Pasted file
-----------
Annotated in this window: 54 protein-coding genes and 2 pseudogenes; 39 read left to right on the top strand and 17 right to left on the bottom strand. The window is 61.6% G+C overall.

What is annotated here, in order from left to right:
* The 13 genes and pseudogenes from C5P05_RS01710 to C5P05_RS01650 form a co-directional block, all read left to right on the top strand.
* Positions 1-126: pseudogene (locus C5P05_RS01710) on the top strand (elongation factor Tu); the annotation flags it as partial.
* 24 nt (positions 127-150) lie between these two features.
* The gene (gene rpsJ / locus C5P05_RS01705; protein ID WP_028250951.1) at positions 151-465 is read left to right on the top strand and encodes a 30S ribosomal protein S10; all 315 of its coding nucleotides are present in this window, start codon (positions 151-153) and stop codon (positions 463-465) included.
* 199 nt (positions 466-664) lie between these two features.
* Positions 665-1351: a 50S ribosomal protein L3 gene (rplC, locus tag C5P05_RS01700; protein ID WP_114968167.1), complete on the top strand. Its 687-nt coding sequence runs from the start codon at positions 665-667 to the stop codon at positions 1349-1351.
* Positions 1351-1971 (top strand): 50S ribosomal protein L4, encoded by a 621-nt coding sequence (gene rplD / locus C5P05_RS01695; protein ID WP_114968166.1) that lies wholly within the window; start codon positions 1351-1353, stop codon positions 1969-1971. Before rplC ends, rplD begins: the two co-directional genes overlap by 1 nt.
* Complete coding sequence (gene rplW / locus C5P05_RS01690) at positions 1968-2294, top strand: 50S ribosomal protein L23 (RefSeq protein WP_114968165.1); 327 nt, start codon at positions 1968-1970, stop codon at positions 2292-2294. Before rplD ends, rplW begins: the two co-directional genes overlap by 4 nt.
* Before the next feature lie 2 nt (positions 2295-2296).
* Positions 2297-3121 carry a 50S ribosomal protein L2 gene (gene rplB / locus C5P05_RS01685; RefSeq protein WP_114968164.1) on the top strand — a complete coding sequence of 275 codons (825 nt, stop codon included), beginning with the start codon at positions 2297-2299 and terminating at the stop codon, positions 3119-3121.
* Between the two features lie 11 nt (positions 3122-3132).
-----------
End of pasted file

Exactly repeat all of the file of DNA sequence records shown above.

Annotated in this window: 54 protein-coding genes and 2 pseudogenes; 39 read left to right on the top strand and 17 right to left on the bottom strand. The window is 61.6% G+C overall.

What is annotated here, in order from left to right:
* The 13 genes and pseudogenes from C5P05_RS01710 to C5P05_RS01650 form a co-directional block, all read left to right on the top strand.
* Positions 1-126: pseudogene (locus C5P05_RS01710) on the top strand (elongation factor Tu); the annotation flags it as partial.
* 24 nt (positions 127-150) lie between these two features.
* The gene (gene rpsJ / locus C5P05_RS01705; protein ID WP_028250951.1) at positions 151-465 is read left to right on the top strand and encodes a 30S ribosomal protein S10; all 315 of its coding nucleotides are present in this window, start codon (positions 151-153) and stop codon (positions 463-465) included.
* 199 nt (positions 466-664) lie between these two features.
* Positions 665-1351: a 50S ribosomal protein L3 gene (rplC, locus tag C5P05_RS01700; protein ID WP_114968167.1), complete on the top strand. Its 687-nt coding sequence runs from the start codon at positions 665-667 to the stop codon at positions 1349-1351.
* Positions 1351-1971 (top strand): 50S ribosomal protein L4, encoded by a 621-nt coding sequence (gene rplD / locus C5P05_RS01695; protein ID WP_114968166.1) that lies wholly within the window; start codon positions 1351-1353, stop codon positions 1969-1971. Before rplC ends, rplD begins: the two co-directional genes overlap by 1 nt.
* Complete coding sequence (gene rplW / locus C5P05_RS01690) at positions 1968-2294, top strand: 50S ribosomal protein L23 (RefSeq protein WP_114968165.1); 327 nt, start codon at positions 1968-1970, stop codon at positions 2292-2294. Before rplD ends, rplW begins: the two co-directional genes overlap by 4 nt.
* Before the next feature lie 2 nt (positions 2295-2296).
* Positions 2297-3121 carry a 50S ribosomal protein L2 gene (gene rplB / locus C5P05_RS01685; RefSeq protein WP_114968164.1) on the top strand — a complete coding sequence of 275 codons (825 nt, stop codon included), beginning with the start codon at positions 2297-2299 and terminating at the stop codon, positions 3119-3121.
* Between the two features lie 11 nt (positions 3122-3132).